Gee Foottit, from St. James’s Place Financial Adviser Academy, explains how to do it.
It can be quite a poignant moment when you realise that the passion that you have for your current career is unlikely to last the test of time. Perhaps the end of your working life seems like a distant prospect or perhaps you’re itching to find purpose in your career and a change has been on the cards for a while.
The decision to switch careers can be a daunting one – swapping one successful role for another may seem like the dream that’s out of reach. But it doesn’t have to be. With the right approach and mindset, you can successfully transition into a new career that aligns with your interests, values, and goals.
One key to making a successful career change is to focus on your transferable skills. Transferable skills are skills you’ve developed in your previous roles and industries that are attractive to new roles and industries. These skills include problem-solving, time management, communication, leadership, and teamwork.
By identifying and highlighting your transferable skills in your job search, you can demonstrate to potential employers from other industries that you have the skills and experience necessary to succeed in a new role.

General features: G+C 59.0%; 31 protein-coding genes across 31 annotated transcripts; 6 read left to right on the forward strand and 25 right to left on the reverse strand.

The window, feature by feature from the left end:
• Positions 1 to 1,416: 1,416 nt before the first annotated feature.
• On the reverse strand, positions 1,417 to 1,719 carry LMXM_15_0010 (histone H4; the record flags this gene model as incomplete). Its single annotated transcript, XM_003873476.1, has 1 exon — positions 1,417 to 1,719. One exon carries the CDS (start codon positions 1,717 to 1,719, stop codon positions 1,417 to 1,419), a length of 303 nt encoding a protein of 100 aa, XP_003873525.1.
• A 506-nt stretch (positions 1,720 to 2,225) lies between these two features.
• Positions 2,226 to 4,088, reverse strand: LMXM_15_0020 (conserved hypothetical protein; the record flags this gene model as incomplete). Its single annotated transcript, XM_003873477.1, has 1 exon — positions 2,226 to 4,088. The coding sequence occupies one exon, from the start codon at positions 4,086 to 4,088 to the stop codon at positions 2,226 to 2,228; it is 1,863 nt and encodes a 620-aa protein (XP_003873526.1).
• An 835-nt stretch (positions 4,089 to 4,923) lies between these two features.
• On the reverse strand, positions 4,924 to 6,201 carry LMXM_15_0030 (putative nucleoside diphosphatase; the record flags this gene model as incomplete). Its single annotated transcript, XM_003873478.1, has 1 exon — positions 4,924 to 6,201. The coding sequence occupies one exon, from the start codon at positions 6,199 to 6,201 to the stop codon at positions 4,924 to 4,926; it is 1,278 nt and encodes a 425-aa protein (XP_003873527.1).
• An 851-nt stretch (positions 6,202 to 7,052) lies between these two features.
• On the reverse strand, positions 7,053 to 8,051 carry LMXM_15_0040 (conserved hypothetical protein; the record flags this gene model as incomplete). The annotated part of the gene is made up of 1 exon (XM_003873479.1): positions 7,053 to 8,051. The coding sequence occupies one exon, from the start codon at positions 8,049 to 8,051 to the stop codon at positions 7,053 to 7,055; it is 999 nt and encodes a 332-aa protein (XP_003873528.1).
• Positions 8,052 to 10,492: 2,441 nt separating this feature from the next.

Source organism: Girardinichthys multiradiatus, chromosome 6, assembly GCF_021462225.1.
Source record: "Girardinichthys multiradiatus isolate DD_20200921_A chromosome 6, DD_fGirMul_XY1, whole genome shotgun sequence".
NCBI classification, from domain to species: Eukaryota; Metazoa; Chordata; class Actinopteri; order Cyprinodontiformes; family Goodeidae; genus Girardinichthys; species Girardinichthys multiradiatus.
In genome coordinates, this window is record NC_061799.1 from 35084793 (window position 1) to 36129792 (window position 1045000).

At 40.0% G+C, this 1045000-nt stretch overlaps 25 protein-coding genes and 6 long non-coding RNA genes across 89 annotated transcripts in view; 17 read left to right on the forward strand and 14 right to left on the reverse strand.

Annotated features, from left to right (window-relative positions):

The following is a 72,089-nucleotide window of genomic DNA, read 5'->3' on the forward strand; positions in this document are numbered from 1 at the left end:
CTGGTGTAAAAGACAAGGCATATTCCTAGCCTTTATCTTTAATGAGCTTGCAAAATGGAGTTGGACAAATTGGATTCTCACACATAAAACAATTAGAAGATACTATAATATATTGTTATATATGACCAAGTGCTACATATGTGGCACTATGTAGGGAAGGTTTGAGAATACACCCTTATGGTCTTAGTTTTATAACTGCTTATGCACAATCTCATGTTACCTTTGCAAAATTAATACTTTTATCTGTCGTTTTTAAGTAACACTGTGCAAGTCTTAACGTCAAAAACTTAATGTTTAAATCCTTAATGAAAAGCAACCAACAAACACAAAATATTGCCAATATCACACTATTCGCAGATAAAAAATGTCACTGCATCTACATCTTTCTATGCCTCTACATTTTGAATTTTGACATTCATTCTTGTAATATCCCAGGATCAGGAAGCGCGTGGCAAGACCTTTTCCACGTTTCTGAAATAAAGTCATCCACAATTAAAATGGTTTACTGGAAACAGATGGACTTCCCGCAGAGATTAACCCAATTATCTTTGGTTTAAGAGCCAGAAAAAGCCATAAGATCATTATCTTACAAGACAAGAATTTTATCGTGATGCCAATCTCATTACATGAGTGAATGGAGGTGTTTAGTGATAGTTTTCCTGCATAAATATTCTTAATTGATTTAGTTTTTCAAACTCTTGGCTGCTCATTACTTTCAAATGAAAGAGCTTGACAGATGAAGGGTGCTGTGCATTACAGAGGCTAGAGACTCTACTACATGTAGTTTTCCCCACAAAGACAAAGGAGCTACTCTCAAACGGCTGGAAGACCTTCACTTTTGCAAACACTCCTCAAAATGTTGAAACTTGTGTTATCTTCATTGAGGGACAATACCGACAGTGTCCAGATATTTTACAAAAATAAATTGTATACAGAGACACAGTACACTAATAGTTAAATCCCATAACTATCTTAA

For example, Sean Briggs, adviser at Connected Financial Management, decided to pivot his career with the St. James’s Place Financial Adviser Academy after a career as a mental health specialist. Sean describes himself as a people person – he knew that whichever role he transitioned into, it would have to be people focused. Drawing on his experience from his previous career, he now applies this to financial advice. “People are surprised when they hear where I transitioned from – both roles enable me to support, understand and get to know people, as well as their families too.”
Start by listing all the tasks and responsibilities you’ve had in your previous roles. Then, think about the skills you used to complete those tasks and responsibilities. For example, if you’ve been a customer service representative, you’ve likely developed strong communication, problem-solving, and the ability to handle difficult situations.
Another way to identify your transferable skills is by creating a list of achievements and successes in your past roles. Reflect on what you did well, what you enjoyed and where you excelled. These will give you a good indication of your skillset.
Once identified, it’s time to highlight them in your CV and cover letter and during interviews. Again, use language that demonstrates how your skills can be applied to new roles and industries. For example, explain how you’ve used your skills to achieve specific results in your past roles and how you plan to use them in your new role.
Changing careers may not be an overnight process, but with time, research, and effort you can make it happen. And the reward of a career with purpose is sure to make all the effort worth it!